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My teacher said that the central angles of a circle are equal to the measure of the arc, but I don't understand on how this could possibly work.

Can someone please explain how this is possible?

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Here's an example that should hopefully help build intuition for this concept.

Suppose you hear church bells tolling the hour, and so you check your watch to see what hour it is.

clockfrace

The minute-hand (which will be pointing towards the 12) and hour-hand create a central-angle inside the cirlce of the clockface. The numbers $1$ through $12$ mark off measures of arc around the circle. If central angles didn't equal the measures of the arc, then the angle of the hour-hand wouldn't equal the measure of the hour. That is, clocks simply would not work.

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The central angle of a circle is the angle between any two lines drawn from the center of the circle, to it's outer rim. Basically any angle created in the center of the circle (hence the name "central angle"). The circumference of a circle is equal to $2\pi r$ (where $r$ is the circle's radius). There are $2\pi$ radians in a circle, therefore the central angle in a full circle is equal to $2\pi$. In a unit circle, the radius is of length $r=1$, therefore the circumference of the circle (aka, the circle's arc length) is equal to $2\pi r = 2\pi = $ (the circle's central angle). Therefor the circle's central angle, is equal to it's arc length, in the case of a unit circle, where $r=1$.

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  • $\begingroup$ Sorry, I don't understand how this would help with the angles. $\endgroup$ – IHeartBunnies May 27 '14 at 1:54
  • $\begingroup$ @IHeartBunnies - I've since elaborated. $\endgroup$ – Ephraim May 27 '14 at 2:05
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If an arc subtends a central angle, then the length of the arc divided by the length of the radius of the circle equals the measure of the angle, in radians. For a circle of radius $1$, the angle measure is equal to the arc length.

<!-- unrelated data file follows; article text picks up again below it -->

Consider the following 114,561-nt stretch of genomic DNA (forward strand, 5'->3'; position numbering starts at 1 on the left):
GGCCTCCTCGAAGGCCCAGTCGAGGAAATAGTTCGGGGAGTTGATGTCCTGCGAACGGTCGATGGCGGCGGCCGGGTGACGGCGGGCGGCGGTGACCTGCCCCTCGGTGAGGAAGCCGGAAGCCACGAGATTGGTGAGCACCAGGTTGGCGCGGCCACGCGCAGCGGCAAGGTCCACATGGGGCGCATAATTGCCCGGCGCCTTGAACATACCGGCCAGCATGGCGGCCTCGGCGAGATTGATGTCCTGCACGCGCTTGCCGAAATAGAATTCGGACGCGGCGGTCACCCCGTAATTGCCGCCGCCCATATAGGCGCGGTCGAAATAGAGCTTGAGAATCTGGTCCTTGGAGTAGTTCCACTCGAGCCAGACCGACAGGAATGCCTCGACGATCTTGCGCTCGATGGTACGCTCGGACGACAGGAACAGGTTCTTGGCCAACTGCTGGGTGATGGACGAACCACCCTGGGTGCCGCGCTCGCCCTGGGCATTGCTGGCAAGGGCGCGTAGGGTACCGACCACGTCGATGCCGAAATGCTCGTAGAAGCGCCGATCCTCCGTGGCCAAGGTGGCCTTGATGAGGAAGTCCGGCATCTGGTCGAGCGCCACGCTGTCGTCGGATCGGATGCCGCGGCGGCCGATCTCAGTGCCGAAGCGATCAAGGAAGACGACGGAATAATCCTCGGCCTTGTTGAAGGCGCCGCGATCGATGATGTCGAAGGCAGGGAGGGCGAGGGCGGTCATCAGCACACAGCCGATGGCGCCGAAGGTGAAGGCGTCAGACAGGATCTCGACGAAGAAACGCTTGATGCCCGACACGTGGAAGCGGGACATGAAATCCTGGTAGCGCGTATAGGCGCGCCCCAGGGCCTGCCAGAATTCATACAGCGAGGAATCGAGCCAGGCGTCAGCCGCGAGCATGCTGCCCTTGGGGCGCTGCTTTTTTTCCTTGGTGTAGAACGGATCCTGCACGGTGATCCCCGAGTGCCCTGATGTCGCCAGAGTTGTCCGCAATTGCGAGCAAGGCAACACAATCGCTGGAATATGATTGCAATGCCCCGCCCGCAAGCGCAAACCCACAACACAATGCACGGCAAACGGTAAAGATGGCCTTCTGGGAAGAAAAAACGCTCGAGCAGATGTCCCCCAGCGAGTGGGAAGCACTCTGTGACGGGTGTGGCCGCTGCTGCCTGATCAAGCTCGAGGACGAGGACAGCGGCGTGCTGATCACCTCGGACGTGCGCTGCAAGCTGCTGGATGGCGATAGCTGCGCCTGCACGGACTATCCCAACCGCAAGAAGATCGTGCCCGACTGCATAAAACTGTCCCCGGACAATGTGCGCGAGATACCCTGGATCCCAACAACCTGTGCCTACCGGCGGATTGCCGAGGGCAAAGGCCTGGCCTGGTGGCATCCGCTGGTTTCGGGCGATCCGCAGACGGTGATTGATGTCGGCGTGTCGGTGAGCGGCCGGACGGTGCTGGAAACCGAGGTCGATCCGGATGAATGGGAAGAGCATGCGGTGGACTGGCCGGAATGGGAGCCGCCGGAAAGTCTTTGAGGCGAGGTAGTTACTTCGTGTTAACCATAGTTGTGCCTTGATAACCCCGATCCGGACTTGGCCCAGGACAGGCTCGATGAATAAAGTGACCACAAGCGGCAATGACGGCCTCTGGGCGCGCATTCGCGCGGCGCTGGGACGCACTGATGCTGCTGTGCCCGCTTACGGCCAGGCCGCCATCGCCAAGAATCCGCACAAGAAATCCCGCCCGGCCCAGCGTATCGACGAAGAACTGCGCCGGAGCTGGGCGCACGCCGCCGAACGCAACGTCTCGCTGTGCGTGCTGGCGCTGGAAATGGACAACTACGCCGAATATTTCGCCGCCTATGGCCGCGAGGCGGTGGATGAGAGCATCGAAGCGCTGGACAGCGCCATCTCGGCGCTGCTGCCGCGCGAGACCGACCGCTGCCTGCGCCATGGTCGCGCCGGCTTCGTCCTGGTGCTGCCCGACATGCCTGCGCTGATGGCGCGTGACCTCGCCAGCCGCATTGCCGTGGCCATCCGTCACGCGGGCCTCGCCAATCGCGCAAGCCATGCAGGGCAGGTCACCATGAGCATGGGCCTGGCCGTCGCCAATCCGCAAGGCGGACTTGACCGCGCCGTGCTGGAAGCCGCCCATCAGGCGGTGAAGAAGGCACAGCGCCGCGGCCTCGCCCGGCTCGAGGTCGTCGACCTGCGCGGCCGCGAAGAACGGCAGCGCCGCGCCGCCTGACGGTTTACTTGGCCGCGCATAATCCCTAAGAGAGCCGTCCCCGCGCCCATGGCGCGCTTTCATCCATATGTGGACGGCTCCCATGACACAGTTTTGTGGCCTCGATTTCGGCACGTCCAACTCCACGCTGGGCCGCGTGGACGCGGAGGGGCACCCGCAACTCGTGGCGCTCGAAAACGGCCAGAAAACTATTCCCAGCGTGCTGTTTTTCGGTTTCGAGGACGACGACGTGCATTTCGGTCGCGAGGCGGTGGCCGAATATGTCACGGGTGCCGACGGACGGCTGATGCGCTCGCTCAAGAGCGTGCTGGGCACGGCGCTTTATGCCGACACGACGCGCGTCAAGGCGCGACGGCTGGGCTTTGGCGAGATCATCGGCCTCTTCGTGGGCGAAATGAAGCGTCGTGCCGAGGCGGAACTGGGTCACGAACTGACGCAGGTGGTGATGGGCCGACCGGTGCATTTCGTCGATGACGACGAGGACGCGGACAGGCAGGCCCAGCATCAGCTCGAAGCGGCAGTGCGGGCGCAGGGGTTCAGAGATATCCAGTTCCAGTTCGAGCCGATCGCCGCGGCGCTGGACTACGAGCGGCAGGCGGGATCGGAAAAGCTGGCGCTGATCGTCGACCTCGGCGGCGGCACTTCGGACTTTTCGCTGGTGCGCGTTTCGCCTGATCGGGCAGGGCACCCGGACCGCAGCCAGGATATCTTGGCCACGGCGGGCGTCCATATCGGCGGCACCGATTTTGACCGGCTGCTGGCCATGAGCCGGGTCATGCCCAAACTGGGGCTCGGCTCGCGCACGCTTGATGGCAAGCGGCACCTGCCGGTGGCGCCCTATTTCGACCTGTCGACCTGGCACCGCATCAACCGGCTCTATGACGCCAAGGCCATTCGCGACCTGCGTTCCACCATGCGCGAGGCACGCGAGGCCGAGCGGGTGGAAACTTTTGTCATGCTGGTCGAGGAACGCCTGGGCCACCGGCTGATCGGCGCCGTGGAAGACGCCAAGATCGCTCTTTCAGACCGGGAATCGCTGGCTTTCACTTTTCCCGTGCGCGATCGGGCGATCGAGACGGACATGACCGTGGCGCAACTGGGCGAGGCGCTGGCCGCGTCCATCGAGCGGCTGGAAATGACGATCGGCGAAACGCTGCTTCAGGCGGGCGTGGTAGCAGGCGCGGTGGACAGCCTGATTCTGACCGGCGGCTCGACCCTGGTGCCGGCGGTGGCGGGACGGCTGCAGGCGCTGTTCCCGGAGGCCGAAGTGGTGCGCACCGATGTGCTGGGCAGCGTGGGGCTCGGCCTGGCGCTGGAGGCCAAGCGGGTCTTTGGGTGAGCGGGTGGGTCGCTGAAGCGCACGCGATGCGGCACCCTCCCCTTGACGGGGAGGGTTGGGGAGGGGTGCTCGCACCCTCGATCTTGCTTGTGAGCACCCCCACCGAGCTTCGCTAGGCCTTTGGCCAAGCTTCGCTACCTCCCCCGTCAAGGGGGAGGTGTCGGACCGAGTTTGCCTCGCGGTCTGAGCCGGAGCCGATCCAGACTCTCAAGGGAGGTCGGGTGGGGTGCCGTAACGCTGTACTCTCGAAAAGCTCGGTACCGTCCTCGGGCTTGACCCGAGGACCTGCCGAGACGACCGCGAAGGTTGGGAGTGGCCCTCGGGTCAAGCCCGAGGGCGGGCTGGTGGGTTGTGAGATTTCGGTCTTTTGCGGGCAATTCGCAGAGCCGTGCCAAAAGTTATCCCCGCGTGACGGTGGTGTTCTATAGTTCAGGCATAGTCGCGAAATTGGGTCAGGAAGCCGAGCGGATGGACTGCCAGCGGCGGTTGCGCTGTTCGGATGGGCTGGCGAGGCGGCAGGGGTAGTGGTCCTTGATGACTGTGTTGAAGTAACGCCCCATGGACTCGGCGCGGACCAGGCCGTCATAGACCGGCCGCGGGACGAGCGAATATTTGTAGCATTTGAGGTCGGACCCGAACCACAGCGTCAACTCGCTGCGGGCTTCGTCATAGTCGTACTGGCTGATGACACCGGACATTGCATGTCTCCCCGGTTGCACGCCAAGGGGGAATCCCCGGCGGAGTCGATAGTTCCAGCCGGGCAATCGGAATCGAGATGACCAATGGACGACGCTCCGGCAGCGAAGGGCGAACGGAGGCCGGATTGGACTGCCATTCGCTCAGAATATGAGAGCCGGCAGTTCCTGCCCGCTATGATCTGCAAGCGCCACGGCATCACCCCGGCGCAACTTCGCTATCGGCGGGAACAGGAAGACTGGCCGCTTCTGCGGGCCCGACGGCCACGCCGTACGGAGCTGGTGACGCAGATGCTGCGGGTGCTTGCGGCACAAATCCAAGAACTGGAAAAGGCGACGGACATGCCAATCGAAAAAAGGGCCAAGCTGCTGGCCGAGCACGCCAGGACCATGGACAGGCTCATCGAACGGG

If $a$ is the length of the arc that subtends the angle, $b$ is the angle measure (in radians), and $c$ is the radius, then $$a = bc$$

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This is why mathematicians like to measure angles in units of radians rather than degrees. Once around the circle is 360 degrees but only $2\pi$ radians.

Moreover, your teacher is talking about a circle whose radius is $1$. I hope he or she remembered to mention that.

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  • $\begingroup$ What do you mean a radius of 1? He never mentioned this to me. $\endgroup$ – IHeartBunnies May 27 '14 at 2:00
  • $\begingroup$ That's the kind of circle whose arcs are equal to their central angles. For example, take one quarter of a circle whose radius is $1$. The entire circumference is $2\pi$, so one quarter circumference is $\pi/2$. The central angle of this same arc is a right angle, which is $\pi/2$ radians. $\endgroup$ – David K May 27 '14 at 2:04
  • $\begingroup$ Ok I understand that now. Thanks! $\endgroup$ – IHeartBunnies May 27 '14 at 2:04
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Most of the answerers in this thread are trying to explain to you something about the length of an arc, but I think they may be missing the point. Your question refers to the measure of the arc, not the length of the arc. In secondary geometry (which I assume is the context of your question) arcs are measured in degrees: a semi-circle has a measure of 180°, a quarter-circle has a measure of 90°, etc. That is what your teacher means by "the measure of an arc is equal to the measure of its central angle" -- it is, more or less, the definition of "arc measure".

Of course arcs also have length, and one of the things you will probably be expected to do is to compute the length of an arc with a given measure in a circle of a given radius. For this, the basic idea is to first divide the degree measure of the arc by 360° (which tells you what fraction of a circle the arc consists of) and then multiply that by the circumference of the full circle (which of course is $2 \pi r$).

Different textbooks may use different notation for arc measure, but most high school geometry textbooks in the United States use $m \stackrel \frown {AB} $ for the measure of arc $\stackrel \frown {AB} $. There does not appear to be a notation for the length of $\stackrel \frown {AB}$.

There's no need to measure things in radians, although of course it makes things simpler (in some ways) if you do.

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